Whether it be ordering groceries or getting a ride in a taxi, there’s a chance that the vehicle will not have a driver. Automated vehicles are being adopted by many companies in place of human drivers.
Whether it be online shopping or groceries, deliveries are at an all-time high during the pandemic. Many companies are trending towards adopting driverless vehicles to conduct their deliveries for them.
In December, Nuro, a California based company became the first driverless delivery service in the state. The R2 vehicles that will be used will have a top speed of 35mph and will only be available in “fair weather” conditions. The R2 will use radar, thermal imaging and 360-degree cameras to direct the movement of the car. The vehicle does not have a steering wheel, pedals or even side-view mirrors.
The R2 is smaller than most American cars and will have temperature controlled compartments for deliveries. The R2 was tested in April of 2020 in Houston where it was able to deliver pizza for Dominos as well as groceries and goods from Kroger and Walmart. Delivery is not the only thing removing the driver, in Phoenix, Google as rolled out its driverless taxi service as well.
Google’s Waymo service is expanding as it allows more individuals to test their driverless taxi service. A similar test took place prior to being halted by the pandemic, but the company hopes that more people will be enticed to use a driverless option in our current environment. The test group was very limited, but is being opened up to friends and family of the initial testers. Prior to shutting down due to COVID-19 Waymo was providing an estimated 5-10% of the total rides in the testing zone.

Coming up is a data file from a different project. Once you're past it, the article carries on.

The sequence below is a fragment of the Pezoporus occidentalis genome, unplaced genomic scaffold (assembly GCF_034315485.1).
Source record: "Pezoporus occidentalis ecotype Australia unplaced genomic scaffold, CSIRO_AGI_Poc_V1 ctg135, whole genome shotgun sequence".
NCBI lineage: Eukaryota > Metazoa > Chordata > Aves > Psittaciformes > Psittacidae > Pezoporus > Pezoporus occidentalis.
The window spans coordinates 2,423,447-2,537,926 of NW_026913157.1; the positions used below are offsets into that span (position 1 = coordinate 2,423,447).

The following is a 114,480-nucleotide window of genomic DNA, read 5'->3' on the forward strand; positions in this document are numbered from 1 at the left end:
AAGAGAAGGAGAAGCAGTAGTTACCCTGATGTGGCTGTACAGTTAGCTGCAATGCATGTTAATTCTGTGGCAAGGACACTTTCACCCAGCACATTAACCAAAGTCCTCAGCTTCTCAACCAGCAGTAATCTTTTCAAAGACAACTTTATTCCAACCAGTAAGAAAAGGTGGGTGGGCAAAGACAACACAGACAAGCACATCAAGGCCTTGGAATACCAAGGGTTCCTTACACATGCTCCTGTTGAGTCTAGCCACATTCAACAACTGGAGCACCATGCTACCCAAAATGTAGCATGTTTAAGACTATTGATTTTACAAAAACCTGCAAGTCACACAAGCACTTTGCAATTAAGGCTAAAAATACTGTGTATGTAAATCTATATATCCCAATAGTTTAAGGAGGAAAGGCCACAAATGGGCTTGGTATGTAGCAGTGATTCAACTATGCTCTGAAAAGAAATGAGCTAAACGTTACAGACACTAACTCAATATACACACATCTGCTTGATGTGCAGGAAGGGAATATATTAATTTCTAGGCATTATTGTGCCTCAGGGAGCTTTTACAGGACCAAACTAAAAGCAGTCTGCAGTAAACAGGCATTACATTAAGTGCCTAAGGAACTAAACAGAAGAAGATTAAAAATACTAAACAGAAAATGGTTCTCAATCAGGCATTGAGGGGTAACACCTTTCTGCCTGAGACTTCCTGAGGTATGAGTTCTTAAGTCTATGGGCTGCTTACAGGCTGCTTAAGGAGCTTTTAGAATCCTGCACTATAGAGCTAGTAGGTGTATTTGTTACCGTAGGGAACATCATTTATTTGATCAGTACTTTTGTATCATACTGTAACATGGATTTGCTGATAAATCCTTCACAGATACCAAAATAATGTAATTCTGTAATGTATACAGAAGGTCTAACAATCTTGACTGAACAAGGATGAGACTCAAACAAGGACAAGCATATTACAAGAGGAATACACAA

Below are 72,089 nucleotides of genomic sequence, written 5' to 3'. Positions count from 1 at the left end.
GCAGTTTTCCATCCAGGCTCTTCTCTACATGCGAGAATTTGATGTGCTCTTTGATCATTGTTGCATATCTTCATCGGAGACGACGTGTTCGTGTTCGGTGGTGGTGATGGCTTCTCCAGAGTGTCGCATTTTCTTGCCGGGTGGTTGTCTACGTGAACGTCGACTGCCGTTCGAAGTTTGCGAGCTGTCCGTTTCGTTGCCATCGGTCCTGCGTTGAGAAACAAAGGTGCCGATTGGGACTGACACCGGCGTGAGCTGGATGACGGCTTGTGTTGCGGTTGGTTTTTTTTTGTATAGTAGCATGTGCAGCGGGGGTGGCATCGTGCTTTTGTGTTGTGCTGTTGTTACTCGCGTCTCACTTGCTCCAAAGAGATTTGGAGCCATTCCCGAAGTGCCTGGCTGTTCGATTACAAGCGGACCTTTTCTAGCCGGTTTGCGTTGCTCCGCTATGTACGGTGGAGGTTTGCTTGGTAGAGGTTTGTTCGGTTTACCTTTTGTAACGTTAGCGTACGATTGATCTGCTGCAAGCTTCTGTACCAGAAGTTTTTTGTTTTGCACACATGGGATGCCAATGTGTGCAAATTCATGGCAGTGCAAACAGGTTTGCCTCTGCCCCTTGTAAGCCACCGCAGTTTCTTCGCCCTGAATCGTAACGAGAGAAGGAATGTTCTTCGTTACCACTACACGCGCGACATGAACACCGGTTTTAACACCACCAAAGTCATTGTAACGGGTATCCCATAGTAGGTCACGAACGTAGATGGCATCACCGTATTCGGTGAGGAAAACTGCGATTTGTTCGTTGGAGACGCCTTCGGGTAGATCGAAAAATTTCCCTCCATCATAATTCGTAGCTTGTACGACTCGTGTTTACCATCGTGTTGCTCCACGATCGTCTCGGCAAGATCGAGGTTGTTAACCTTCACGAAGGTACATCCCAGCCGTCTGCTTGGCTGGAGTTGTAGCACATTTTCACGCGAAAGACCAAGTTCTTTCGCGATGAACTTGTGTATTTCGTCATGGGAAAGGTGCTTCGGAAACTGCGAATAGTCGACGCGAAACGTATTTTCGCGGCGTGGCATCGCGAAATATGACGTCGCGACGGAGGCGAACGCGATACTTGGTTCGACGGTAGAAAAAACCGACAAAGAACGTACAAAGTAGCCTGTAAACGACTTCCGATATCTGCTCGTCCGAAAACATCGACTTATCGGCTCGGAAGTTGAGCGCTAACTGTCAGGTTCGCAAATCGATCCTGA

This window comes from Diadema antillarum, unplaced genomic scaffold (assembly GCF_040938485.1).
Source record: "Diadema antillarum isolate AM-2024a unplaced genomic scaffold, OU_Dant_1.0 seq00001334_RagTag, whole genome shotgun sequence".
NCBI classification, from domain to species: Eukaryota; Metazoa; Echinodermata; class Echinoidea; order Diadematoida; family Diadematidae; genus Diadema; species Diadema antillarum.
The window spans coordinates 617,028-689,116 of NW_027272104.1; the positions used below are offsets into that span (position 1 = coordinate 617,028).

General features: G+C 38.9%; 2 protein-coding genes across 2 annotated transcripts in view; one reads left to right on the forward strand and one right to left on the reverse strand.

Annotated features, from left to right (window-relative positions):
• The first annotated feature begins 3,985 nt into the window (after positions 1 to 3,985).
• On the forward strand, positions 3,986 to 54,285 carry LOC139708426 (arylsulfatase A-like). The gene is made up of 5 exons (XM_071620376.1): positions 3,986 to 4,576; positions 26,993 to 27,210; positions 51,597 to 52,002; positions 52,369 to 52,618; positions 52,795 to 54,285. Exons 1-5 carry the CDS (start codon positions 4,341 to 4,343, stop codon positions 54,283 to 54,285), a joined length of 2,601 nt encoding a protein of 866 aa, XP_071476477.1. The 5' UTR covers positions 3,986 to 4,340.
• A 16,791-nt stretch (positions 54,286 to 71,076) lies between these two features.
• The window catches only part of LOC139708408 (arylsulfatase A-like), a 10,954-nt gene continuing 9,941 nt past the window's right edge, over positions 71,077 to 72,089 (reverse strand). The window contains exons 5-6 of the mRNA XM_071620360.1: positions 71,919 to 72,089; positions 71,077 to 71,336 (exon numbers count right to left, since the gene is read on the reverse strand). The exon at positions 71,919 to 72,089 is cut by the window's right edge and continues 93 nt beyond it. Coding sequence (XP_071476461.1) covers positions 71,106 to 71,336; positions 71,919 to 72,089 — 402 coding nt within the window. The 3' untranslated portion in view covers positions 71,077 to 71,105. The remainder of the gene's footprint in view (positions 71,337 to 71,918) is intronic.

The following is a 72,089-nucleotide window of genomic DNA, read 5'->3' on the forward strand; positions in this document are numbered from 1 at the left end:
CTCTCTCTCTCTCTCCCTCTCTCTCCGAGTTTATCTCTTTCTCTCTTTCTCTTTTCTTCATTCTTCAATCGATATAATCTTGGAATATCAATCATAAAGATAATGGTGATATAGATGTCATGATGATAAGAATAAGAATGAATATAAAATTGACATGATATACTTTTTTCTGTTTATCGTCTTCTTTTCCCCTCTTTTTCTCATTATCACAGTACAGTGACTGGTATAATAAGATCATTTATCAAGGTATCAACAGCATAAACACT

For the time being the testing area is limited to 50 square miles in the Phoenix suburbs. There are 600 cars in the Waymo fleet, but it is unclear how many of those are being used in the Phoenix tests. The vehicles will have individuals monitoring them in the situation an intervention is necessary, but only in “extreme circumstances”. Waymo’s next step is expanding across the country and are currently running tests in 25 other locations.
Google is not the only big name attempting to take advantage of driverless vehicles. Walmart has partnered with Canadian based company, Gatik, to bring fully autonomous box trucks to Arkansas in 2021. The testing between the two companies as involved automated vehicles, with a safety driver in the event human intervention was needed. The next step is removing the safety driver all together.
The trials have included a 2-mile route from a Walmart supply center to a Walmart Neighborhood Market. In the last year the trucks have racked up over 70,000 miles on this route, with a safety driver in the cab. The next steps include delivering items from these supply centers to Walmart locations with items specifically ordered by customers and be available for pickup. Walmart has plans to expand to Louisiana and begin trials there with the help of safety drivers. Walmart has and is working with both Nuro and Waymo as well as many others to stay in front of the driverless shift.